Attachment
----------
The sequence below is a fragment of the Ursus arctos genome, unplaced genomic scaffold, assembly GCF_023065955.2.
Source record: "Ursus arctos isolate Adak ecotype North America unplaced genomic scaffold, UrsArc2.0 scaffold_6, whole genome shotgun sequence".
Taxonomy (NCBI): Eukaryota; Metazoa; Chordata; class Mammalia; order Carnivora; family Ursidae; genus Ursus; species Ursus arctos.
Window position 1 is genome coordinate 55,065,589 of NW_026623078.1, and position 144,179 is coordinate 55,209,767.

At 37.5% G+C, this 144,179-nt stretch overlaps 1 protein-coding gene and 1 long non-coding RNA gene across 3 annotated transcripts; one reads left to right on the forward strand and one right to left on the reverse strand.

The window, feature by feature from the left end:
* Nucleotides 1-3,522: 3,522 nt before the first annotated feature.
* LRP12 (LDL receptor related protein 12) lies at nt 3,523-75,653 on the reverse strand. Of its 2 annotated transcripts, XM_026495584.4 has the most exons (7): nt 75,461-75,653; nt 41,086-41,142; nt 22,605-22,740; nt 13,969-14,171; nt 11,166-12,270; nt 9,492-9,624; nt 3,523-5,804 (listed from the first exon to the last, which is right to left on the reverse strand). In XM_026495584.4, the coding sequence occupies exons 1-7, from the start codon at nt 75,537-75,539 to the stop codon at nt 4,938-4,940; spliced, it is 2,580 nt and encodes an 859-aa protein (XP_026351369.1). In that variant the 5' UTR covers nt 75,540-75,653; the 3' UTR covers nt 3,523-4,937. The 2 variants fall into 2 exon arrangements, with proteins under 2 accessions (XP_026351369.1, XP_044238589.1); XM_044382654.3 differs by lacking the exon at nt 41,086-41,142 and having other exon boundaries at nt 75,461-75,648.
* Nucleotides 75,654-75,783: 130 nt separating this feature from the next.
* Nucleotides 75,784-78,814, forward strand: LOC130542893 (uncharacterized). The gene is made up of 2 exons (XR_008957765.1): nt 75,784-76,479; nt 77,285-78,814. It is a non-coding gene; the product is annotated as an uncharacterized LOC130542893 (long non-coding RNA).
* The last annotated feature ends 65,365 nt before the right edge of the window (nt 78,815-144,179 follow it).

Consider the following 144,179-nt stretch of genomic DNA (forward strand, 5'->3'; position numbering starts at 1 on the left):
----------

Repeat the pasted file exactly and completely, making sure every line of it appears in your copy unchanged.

The sequence below is a fragment of the Ursus arctos genome, unplaced genomic scaffold, assembly GCF_023065955.2.
Source record: "Ursus arctos isolate Adak ecotype North America unplaced genomic scaffold, UrsArc2.0 scaffold_6, whole genome shotgun sequence".
Taxonomy (NCBI): Eukaryota; Metazoa; Chordata; class Mammalia; order Carnivora; family Ursidae; genus Ursus; species Ursus arctos.
Window position 1 is genome coordinate 55,065,589 of NW_026623078.1, and position 144,179 is coordinate 55,209,767.

At 37.5% G+C, this 144,179-nt stretch overlaps 1 protein-coding gene and 1 long non-coding RNA gene across 3 annotated transcripts; one reads left to right on the forward strand and one right to left on the reverse strand.

The window, feature by feature from the left end:
* Nucleotides 1-3,522: 3,522 nt before the first annotated feature.
* LRP12 (LDL receptor related protein 12) lies at nt 3,523-75,653 on the reverse strand. Of its 2 annotated transcripts, XM_026495584.4 has the most exons (7): nt 75,461-75,653; nt 41,086-41,142; nt 22,605-22,740; nt 13,969-14,171; nt 11,166-12,270; nt 9,492-9,624; nt 3,523-5,804 (listed from the first exon to the last, which is right to left on the reverse strand). In XM_026495584.4, the coding sequence occupies exons 1-7, from the start codon at nt 75,537-75,539 to the stop codon at nt 4,938-4,940; spliced, it is 2,580 nt and encodes an 859-aa protein (XP_026351369.1). In that variant the 5' UTR covers nt 75,540-75,653; the 3' UTR covers nt 3,523-4,937. The 2 variants fall into 2 exon arrangements, with proteins under 2 accessions (XP_026351369.1, XP_044238589.1); XM_044382654.3 differs by lacking the exon at nt 41,086-41,142 and having other exon boundaries at nt 75,461-75,648.
* Nucleotides 75,654-75,783: 130 nt separating this feature from the next.
* Nucleotides 75,784-78,814, forward strand: LOC130542893 (uncharacterized). The gene is made up of 2 exons (XR_008957765.1): nt 75,784-76,479; nt 77,285-78,814. It is a non-coding gene; the product is annotated as an uncharacterized LOC130542893 (long non-coding RNA).
* The last annotated feature ends 65,365 nt before the right edge of the window (nt 78,815-144,179 follow it).

Consider the following 144,179-nt stretch of genomic DNA (forward strand, 5'->3'; position numbering starts at 1 on the left):